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31 Conn. L. Rev. 847 (1998-1999)
Governments, Families, and Power: A Defense of Educational Choice

handle is hein.journals/conlr31 and id is 857 raw text is: Governments, Families, and Power: A Defense
of Educational Choice
MICHAEL W. MCCONNELL
One of the most promising reforms in educational organization today
is educational choice: allowing families to use their fair share of school
funds' to obtain an education for their children at the accredited school of
their choice, whether public or private, secular or religious. Long sup-
ported by members of the Catholic minority who objected to the Protestant
character of public schools, the idea of educational choice has recently
been embraced with particular enthusiasm by inner city parents, as a re-
sponse to the failure of the public education establishment to meet their
children's needs Experimental choice programs have been enacted in
Milwaukee and Cleveland, and variants are being tested in other states.
Defenders of the status quo-most particularly, teachers' unions-
have responded with lawsuits contending that educational choice programs
that include religious schools violate the Establishment Clause of the First
Amendment. In the principal decision to date, the Wisconsin Supreme
Court rejected that contention. That court held that programs of educa-
tional assistance are consistent with the First Amendment if they provide
public aid to both sectarian and nonsectarian institutions (1) on the basis of
neutral, secular criteria that neither favor nor disfavor religion; and (2)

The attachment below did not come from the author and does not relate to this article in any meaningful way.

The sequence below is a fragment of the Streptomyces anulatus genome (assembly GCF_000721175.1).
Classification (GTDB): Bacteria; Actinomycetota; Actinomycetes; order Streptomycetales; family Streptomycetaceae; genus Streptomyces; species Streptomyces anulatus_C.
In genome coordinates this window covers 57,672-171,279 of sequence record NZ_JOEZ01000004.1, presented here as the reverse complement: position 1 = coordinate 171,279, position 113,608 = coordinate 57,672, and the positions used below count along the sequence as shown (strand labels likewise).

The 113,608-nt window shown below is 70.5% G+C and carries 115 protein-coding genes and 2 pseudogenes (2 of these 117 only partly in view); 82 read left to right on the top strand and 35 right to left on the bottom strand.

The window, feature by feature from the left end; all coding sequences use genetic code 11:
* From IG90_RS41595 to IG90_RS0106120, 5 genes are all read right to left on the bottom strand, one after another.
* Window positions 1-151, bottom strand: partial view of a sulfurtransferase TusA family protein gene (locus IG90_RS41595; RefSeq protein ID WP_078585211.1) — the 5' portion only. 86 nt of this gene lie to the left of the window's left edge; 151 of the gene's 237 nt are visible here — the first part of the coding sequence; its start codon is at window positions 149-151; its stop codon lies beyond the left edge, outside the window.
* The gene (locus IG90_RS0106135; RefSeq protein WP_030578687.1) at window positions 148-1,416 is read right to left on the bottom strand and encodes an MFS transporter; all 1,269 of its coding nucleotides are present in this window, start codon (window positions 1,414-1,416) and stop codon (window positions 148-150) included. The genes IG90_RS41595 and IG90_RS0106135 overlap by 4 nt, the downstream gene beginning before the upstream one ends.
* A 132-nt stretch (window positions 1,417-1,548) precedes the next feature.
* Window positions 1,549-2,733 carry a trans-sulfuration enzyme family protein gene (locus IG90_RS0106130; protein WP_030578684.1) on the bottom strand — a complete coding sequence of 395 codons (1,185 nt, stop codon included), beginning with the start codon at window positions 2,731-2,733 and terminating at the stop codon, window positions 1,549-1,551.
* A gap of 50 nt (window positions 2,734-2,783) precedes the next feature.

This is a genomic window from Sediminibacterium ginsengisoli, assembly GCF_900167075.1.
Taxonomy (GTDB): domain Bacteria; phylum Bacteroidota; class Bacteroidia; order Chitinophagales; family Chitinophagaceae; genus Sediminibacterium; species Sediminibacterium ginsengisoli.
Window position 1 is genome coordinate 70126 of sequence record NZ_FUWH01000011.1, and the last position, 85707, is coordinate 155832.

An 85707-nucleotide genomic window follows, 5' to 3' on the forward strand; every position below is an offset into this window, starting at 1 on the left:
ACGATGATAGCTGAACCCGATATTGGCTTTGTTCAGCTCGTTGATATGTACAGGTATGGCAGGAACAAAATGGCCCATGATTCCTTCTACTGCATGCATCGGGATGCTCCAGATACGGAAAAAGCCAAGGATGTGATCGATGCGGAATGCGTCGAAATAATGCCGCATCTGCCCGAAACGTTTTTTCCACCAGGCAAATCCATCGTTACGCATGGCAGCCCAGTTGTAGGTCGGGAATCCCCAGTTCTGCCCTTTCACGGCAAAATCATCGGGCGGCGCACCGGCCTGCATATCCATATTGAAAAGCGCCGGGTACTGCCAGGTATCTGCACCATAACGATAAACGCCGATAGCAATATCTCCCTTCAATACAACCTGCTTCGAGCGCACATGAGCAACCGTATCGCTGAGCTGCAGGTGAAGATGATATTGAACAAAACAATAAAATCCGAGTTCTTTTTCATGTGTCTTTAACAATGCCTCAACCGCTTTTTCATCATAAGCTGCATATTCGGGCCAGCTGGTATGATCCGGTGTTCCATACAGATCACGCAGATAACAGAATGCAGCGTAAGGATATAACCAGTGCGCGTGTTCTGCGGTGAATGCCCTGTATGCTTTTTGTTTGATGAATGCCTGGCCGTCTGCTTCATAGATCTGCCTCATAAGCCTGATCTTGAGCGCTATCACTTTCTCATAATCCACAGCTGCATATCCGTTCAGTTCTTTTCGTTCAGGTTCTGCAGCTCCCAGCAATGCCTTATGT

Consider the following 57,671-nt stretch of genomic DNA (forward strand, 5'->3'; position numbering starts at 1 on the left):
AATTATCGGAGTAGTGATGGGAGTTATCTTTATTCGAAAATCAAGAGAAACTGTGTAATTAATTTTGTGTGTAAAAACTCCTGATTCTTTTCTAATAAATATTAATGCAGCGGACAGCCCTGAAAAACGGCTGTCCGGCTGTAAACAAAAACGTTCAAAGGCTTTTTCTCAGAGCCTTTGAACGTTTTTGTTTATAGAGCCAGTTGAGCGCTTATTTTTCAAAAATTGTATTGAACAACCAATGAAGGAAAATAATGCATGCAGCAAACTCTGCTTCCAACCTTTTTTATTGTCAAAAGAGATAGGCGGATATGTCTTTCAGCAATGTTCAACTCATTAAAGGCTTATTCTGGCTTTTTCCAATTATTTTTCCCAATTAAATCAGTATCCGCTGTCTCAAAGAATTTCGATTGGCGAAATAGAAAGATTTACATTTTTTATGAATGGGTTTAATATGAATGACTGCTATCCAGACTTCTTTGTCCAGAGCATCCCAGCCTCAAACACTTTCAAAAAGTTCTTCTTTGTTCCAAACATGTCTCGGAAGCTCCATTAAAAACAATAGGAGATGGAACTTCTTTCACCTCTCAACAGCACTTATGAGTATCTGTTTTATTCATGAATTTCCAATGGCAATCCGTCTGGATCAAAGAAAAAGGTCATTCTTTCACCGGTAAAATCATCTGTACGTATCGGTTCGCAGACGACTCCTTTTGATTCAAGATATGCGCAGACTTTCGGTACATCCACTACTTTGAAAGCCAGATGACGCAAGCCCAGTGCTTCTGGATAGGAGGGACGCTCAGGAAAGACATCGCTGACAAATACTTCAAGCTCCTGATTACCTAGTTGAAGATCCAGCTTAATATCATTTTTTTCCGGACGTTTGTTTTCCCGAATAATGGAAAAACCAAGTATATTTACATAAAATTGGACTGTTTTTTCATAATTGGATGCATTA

only as a result of numerous private choices of the individual parents of
school-age children.3 That decision accords with the Supreme Court's
Establishment Clause jurisprudence of the past fifteen years, which has
* Presidential Professor, University of Utah College of Law and counsel for Miller Re.pondents
and Representative Annette Polly Williams in Jackson v. Benson, 578 AJ.l2d 602 (IWl). cert.
denied, 119 S. Cf 466 (1998).
1. In practice, this generally means far less than the per pupil subsidy of public cducation. In the
Milwaukee voucher experiment, for example, nonpublic school students received only the state
portion of educational funds, which according to the state supreme court is less than 40% of the
average per pupil expenditure. See Davis v. Grover, 480 N.W.2d 460,476-77 (Vis. 1992).
2. See The 30th Annual Phi Delta KappalGallup Poll of the Public's Attitudes Towrd the Public
Schools, (visited Feb. 26, 1999) <http.//www.pdkintl.org/kappan/kp9809-1ahtm> (showing that over
two-thirds of minority parents favor educational choice).
3. Jackson v. Benson, 578 N.W.2d 602,617 (Vis.), cert. denied, 119 S. Ct. 466 (1998).

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